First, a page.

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Birmingham 2022 Commonwealth Games

As we come to the end of a remarkable Commonwealth Games on English  soil it is important for us to reflect on an amazing week of sport for British Weight Lifting which saw a combined weightlifting and para powerlifting medal haul of four gold, three silver and two bronze medals. Team England won its first male weightlifting gold medal in 20 years and para powerlifting secured its first ever gold medal.

Birmingham 2022 Commonwealth Games

Five spectacular days of weightlifting and an amazing day of para powerlifting saw 37 British Weight Lifting athletes compete for their home nations.

The incredible performance from the England weightlifting team saw Emily Campbell, Sarah Davies and Chris Murray secure gold medals, Jess Gordon-Brown a silver medal and Fraer Morrow bronze.

This is two extra gold medals versus the performance at the Gold Coast in 2018 and ranked the team two places higher on the medal table.

The weightlifting team were ranked second behind India on the medal table, the men’s team were ranked second behind India on points and the women’s team were also ranked second behind Canada on points.

In addition, eleven games records and fourteen British records were broken over the course of the five days.

Fraer Morrow put on a magnificent display in the women’s 55kg category. She secured a snatch of 89kg giving her a new women’s senior British record and a clean and jerk of 109kg to secure her a bronze medal for Team England and the first weightlifting medal at the Commonwealth Games. Fraer’s total of 198kg was also a new women’s senior British record total of 198kg.

Jess Gordon-Brown secured the first English weightlifting silver medal of the Games in the women’s 59kg category. Her best snatch was 86kg and her final clean & jerk of 111kg gave her a fantastic total of 197kg putting her in second place.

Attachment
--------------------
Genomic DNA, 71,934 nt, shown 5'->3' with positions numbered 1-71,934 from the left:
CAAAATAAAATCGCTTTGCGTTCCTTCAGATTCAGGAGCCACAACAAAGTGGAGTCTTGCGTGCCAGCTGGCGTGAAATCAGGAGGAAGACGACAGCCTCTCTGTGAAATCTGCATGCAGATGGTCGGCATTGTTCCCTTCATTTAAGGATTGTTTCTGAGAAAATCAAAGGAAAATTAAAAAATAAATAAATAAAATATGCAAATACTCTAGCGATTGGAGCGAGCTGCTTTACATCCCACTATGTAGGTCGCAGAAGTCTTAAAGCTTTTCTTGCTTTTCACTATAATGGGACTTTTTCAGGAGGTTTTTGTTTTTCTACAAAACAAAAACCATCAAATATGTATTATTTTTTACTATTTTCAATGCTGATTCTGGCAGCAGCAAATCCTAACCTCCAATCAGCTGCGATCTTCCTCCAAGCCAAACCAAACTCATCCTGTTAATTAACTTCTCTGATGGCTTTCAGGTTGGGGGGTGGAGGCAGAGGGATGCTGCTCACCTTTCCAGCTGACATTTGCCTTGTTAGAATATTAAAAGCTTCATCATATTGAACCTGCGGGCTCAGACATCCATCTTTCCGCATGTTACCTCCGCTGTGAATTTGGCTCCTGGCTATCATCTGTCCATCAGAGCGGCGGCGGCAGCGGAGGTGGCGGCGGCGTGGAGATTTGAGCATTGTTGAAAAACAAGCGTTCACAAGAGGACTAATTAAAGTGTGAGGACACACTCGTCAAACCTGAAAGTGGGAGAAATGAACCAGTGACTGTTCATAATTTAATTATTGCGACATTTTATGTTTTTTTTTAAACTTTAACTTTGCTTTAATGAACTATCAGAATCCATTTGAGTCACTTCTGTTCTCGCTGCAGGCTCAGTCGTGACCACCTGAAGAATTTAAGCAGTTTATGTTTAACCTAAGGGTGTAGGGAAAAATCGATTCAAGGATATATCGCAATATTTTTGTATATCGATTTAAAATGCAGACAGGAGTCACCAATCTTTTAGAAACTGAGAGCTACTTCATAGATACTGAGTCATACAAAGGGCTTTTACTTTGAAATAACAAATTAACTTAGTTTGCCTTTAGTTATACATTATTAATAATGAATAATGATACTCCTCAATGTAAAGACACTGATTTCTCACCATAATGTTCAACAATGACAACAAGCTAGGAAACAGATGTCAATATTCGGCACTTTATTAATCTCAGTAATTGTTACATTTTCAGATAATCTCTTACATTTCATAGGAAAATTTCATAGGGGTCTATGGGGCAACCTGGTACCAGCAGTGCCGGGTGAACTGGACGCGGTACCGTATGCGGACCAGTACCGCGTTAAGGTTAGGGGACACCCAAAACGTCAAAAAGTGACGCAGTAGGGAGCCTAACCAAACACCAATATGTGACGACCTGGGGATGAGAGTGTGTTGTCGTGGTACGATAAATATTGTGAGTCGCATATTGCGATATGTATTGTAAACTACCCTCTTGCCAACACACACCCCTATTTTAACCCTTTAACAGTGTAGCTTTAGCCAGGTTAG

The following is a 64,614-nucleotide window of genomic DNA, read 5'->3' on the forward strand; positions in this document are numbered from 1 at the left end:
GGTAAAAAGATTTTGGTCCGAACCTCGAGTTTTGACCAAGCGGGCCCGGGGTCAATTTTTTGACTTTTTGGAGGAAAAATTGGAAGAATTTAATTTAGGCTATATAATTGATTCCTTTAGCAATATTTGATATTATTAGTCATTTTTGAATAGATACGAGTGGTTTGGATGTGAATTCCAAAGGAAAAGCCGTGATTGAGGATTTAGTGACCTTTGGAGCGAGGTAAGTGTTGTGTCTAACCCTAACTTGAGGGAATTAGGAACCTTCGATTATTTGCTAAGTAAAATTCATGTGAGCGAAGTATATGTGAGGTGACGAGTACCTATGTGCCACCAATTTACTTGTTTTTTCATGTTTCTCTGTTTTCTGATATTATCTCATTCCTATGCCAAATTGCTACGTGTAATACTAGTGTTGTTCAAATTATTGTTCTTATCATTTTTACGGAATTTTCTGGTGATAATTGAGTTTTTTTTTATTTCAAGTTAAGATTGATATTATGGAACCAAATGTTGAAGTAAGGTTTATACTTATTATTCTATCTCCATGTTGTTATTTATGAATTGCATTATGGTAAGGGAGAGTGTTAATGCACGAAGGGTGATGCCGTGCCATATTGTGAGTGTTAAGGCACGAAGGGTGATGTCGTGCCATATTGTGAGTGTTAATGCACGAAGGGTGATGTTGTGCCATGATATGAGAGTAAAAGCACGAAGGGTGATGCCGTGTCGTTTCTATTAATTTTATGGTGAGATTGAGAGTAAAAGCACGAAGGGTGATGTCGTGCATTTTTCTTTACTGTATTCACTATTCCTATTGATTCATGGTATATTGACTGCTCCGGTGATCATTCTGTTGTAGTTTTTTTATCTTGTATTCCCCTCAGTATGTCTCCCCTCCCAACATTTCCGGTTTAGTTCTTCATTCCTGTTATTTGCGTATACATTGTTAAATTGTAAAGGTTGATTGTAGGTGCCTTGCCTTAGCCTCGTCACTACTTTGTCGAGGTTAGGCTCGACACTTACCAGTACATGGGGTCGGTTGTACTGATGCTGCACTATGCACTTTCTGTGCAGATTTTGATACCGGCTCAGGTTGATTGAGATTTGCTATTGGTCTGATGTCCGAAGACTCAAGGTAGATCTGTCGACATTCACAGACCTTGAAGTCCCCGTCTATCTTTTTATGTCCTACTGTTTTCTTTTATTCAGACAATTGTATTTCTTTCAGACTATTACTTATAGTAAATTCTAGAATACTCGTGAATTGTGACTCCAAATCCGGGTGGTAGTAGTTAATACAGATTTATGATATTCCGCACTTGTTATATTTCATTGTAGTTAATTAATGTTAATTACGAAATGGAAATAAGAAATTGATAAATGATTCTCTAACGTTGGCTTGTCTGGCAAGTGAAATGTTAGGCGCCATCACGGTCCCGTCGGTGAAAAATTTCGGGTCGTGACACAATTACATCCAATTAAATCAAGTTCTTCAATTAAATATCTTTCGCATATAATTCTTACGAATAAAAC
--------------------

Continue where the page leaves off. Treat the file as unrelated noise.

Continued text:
Chris Murray had an absolutely incredible competition in the men’s 81kg category. Chris made a personal best 144kg snatch and 181kg clean and jerk. Chris finished the competition in first place with a total of 325kg, bringing home a gold medal for England. He is the first English male weightlifter to secure gold in 20 years, with the last being from Delroy McQueen in 2002.

Sarah Davies was competing in the women’s 71kg category. She secured a snatch of 103kg giving her a new women’s senior British record and personal best. Sarah’s second clean and jerk of 126kg secured her the gold medal, along with a Commonwealth clean and jerk and total (229kg) record.

Emily Campbell was in the final women’s weightlifting session of the Games, competing in the 87+kg category. Emily’s snatched a whopping 124kg and clean and jerked 162kg which was heavier than her Olympic silver medal snatch (+3kg) and clean & jerk (+1kg) performance. This gave Emily a sensational 286kg total, a new personal best, a new Games record, three new British records, and most importantly, a gold medal for England.

Stuart Martin, Head of Performance for Weightlifting and Team England Coach has said,

“It has been a privilege to lead such a talented group of weightlifters for these games, the record breaking performances speak for themselves and we are immensely grateful to all the coaches, support staff, friends, families and employers who have supported them to prepare as diligently as they have done over the months leading up to and during the games.

I hope the efforts of these athletes have inspired our younger generations to see what is possible for them in the future and inspired the wider public to come and try our sport for all of its physical and mental wellbeing benefits”.

Day six of the Commonwealth Games saw British Weight Lifting para powerlifters take to the platform.